Printer Friendly

100 years ago, the Mona Lisa vanishes.

Italy: That Monday morning, at the crack of dawn, 30-year-old house painter Vincenzo Peruggia worked his way into the Louvre that was closed for the day.

Peruggia knew his destination well since a year before he helped build a glass case around the great creation of Leonardo da Vinci, already a major tourist attraction.

"Perrugia knew exactly how the painting was attached," Jerome Coignard, author of the book, A Woman Disappears , said.

In a matter of seconds, he unhooked the painting, created between 1502 and 1506, and dashed for a stairwell.

There he detached the fragile portrait from its frame, wrapped it in a painter s smock and headed calmly for the exit.

The next day, two artists found an empty space on the wall instead of a masterpiece to copy. A frantic search through the museum turned up empty, except for the frame without a painting.

The then police chief Louis Lepine ordered all visitors to be searched and soon the press was on the case, pointing fingers at lax security at the world class museum. Swiftly, the Louvre director was sacked.

Alphonse Bertillon, the legendary head of the forensic investigation department, carried out a thorough search of the crime scene. On the glass pane next to the painting he picked up a thumb print.

"The failure of the case is that no one uses this when Peruggia s prints are already on file," author Coignard said.

The police were persuaded that the robber must have had accomplices and searched for an international crime syndicate.

Guillaume Apollinaire, the surrealist poet, became a suspect as he was close to a Belgian con artist who had stolen Roman statues from the Louvre in 1907 -- statues that later ended up with Picasso.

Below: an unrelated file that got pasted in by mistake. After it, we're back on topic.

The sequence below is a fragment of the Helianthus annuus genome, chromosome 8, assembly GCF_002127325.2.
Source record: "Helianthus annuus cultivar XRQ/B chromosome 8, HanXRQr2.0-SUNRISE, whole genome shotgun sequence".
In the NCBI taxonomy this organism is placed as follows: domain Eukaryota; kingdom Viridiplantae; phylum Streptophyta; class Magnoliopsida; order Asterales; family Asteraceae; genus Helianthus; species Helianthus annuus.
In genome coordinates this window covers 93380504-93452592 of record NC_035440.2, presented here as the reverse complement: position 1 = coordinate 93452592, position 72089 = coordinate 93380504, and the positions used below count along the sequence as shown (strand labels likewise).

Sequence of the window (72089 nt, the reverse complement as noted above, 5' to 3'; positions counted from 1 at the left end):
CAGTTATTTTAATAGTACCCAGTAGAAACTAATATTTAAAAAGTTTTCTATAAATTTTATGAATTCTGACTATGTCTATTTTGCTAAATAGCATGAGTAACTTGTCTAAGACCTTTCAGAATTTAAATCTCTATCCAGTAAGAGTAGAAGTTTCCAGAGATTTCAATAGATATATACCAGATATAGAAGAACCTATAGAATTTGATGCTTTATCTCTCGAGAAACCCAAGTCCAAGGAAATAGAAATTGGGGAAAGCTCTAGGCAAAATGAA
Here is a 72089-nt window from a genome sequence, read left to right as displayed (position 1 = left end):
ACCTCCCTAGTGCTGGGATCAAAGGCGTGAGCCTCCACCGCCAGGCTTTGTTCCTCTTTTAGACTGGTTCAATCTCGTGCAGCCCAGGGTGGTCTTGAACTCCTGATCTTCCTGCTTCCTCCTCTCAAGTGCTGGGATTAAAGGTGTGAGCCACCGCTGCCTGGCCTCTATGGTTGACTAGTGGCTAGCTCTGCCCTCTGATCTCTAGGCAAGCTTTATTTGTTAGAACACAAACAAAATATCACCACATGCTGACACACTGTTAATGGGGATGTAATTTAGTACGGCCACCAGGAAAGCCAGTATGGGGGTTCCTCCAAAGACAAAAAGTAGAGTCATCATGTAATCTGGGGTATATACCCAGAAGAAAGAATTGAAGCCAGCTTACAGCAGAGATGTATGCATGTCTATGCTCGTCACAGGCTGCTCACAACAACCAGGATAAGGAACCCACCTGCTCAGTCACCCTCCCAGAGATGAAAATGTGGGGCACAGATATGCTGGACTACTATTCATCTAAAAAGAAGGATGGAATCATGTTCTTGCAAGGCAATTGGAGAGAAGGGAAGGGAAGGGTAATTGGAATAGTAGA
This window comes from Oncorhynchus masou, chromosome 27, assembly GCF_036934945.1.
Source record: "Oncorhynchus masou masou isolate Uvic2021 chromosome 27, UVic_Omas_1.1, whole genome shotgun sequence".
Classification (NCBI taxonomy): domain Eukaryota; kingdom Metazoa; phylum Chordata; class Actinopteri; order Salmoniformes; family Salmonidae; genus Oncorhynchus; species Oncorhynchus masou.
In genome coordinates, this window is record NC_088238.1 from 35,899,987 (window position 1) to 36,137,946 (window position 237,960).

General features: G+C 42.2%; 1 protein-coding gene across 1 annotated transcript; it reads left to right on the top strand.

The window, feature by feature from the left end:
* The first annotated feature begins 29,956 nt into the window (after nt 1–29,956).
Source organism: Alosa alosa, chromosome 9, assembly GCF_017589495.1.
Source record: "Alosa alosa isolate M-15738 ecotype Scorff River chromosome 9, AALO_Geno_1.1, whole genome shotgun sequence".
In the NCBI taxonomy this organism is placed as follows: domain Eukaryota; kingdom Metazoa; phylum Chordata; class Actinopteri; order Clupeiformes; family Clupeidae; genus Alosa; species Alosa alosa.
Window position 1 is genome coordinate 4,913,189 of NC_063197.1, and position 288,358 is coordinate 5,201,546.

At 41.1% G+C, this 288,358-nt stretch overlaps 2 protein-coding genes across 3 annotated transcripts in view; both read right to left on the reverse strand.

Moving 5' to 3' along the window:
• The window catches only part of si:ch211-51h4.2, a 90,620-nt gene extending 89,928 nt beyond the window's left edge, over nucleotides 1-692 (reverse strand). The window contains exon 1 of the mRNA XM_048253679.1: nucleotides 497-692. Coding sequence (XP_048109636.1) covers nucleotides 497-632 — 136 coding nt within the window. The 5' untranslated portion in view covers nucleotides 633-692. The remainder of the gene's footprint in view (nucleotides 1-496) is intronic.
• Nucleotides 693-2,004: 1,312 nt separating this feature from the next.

Apollinaire persuaded the Belgian to return the statues, but is rewarded for his effort by being arrested in connection with the Mona Lisa heist.

Only released after eight days in a squalid Paris prison, the poet would never quite recover from the false accusation.

For two years, Peruggia kept the painting in his small apartment in Paris tenth district.

Then, he began writing to art dealers back home in Italy, offering the painting as a symbol of national pride.

In December 1913, a Tuscan dealer, Alfredo Geri, invited Peruggia to bring him the painting for closer examination.

In a Florence hotel, the painting was identified, and the Mona Lisa retrieved without a problem.

Peruggia would be judged in Italy -- to his great benefit -- and landed a sentence of little more than a year, later reduced to seven months.

Peruggia claimed he acted only out of patriotism. During his trial, a psychologist said he was of simple mind.

"The character lacks the depth of the phenomenon he began," Coignard said, who added that much is still unknown about the this great art heist of last century.

(Follow timesofoman.com on Facebook and on Twitter for updates that you can share with your friends.)

Muscat Press and Publishing House SAOC 2011

Provided by Syndigate.info an Albawaba.com company
COPYRIGHT 2011 Al Bawaba (Middle East) Ltd.
No portion of this article can be reproduced without the express written permission from the copyright holder.
Copyright 2011 Gale, Cengage Learning. All rights reserved.

Article Details
Printer friendly Cite/link Email Feedback
Publication:Times of Oman (Muscat, Oman)
Date:Aug 20, 2011
Words:507
Previous Article:Meet the Irish teen who tracks and kills Kadhafi snipers.
Next Article:Lawyers deny settlement claims in Strauss-Kahn case.

Terms of use | Privacy policy | Copyright © 2019 Farlex, Inc. | Feedback | For webmasters